ERIC Number: ED214376
Record Type: RIE
Publication Date: 1981-Oct
Reference Count: 0
The Development of Sentences in Japanese Narrative Discourse.
Clancy, Patricia M.
Sentences produced by children and adults in telling stories are analyzed, with particular emphasis on developmental trends in sentence length, the degree of cohesion between clauses, and the internal coherence of sentence content. Subjects for the study were 10 adults and 60 Japanese children in six different age groups. Each subject was interviewed individually by two women, one eliciting the narratives and the other serving as listener. Two types of material were used to elicit narratives: a set of picture cartoons depicting short stories, and a seven-minute videotape, which was a segment from a popular television series. In general, the task that required telling the story depicted by the cartoons proved easier than narrating the video segment from memory. Only seven of the children under five years of age were able to produce enough narration about the videotape to include their stories in the analysis. Two aspects of the findings are isolated for special comment: (1) the nature of the adult model for sentence formation and variations in consistency used in marking narrative units with sentence boundaries, and the use of conjunctions; and (2) the way in which the development of sentences in narratives by children mirrors the acquisition of sentences in conversation at an earlier stage of language development. (Author/AMH)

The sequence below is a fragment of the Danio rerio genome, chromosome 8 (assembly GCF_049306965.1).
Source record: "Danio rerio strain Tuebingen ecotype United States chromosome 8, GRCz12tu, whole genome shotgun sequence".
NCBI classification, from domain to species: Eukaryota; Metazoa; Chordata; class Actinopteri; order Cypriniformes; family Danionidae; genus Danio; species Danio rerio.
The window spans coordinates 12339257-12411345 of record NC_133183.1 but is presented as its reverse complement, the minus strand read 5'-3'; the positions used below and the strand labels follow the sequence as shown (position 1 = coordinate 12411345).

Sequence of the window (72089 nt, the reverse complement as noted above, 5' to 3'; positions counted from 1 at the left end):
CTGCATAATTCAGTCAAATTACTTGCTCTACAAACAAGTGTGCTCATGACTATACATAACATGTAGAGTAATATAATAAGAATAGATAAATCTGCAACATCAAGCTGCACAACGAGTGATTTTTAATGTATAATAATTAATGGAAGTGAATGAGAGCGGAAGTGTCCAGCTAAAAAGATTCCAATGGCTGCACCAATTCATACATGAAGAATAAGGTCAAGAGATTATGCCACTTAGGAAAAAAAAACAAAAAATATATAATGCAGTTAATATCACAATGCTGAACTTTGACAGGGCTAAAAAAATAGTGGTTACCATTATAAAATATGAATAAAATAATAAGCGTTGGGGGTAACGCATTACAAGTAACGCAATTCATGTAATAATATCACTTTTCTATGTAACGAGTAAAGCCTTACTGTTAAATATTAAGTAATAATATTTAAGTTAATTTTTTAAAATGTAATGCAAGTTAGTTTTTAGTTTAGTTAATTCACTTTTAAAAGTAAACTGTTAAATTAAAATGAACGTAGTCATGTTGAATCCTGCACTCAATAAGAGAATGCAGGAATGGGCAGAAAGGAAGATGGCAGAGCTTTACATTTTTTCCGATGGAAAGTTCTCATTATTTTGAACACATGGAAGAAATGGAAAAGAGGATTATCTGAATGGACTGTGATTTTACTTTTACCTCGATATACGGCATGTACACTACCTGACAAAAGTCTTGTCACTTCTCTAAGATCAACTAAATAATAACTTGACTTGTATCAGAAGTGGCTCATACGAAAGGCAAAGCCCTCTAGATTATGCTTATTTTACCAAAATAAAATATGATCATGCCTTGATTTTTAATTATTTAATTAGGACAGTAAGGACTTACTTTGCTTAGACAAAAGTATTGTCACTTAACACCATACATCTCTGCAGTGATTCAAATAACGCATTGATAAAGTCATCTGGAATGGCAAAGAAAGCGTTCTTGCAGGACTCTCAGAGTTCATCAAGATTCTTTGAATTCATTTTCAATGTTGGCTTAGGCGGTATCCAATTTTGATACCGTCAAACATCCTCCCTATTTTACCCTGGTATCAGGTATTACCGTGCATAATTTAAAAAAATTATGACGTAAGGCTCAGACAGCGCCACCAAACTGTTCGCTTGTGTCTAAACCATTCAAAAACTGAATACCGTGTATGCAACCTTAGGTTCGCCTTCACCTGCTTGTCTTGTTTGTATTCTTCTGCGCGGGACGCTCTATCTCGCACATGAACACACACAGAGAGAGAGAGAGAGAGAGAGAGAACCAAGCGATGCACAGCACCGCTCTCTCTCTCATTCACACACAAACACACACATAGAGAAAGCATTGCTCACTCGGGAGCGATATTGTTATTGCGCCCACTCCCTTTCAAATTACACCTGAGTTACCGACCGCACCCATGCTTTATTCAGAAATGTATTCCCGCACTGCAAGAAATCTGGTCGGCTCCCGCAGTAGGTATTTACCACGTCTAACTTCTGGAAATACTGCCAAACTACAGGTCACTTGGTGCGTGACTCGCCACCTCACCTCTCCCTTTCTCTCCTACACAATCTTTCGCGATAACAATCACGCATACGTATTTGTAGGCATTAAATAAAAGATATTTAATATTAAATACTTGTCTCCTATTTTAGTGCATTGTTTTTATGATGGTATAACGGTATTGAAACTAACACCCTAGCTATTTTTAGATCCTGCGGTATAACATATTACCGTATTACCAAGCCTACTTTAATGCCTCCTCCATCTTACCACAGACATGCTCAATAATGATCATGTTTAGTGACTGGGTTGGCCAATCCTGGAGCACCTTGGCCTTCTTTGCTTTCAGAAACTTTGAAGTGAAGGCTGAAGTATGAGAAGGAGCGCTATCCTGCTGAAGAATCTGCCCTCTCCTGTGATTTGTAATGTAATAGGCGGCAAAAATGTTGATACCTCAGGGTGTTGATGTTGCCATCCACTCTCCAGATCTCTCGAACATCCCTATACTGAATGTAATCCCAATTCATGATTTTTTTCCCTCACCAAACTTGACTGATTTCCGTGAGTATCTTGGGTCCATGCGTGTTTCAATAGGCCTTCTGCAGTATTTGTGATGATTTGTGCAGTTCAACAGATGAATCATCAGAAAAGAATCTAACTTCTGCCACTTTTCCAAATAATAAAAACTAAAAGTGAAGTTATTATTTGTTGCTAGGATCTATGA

Publication Type: Speeches/Meeting Papers; Reports - Research
Education Level: N/A
Authoring Institution: N/A
Note: Paper presented at the Boston University Conference on Language Development (6th, Boston, MA, October 9-11, 1981).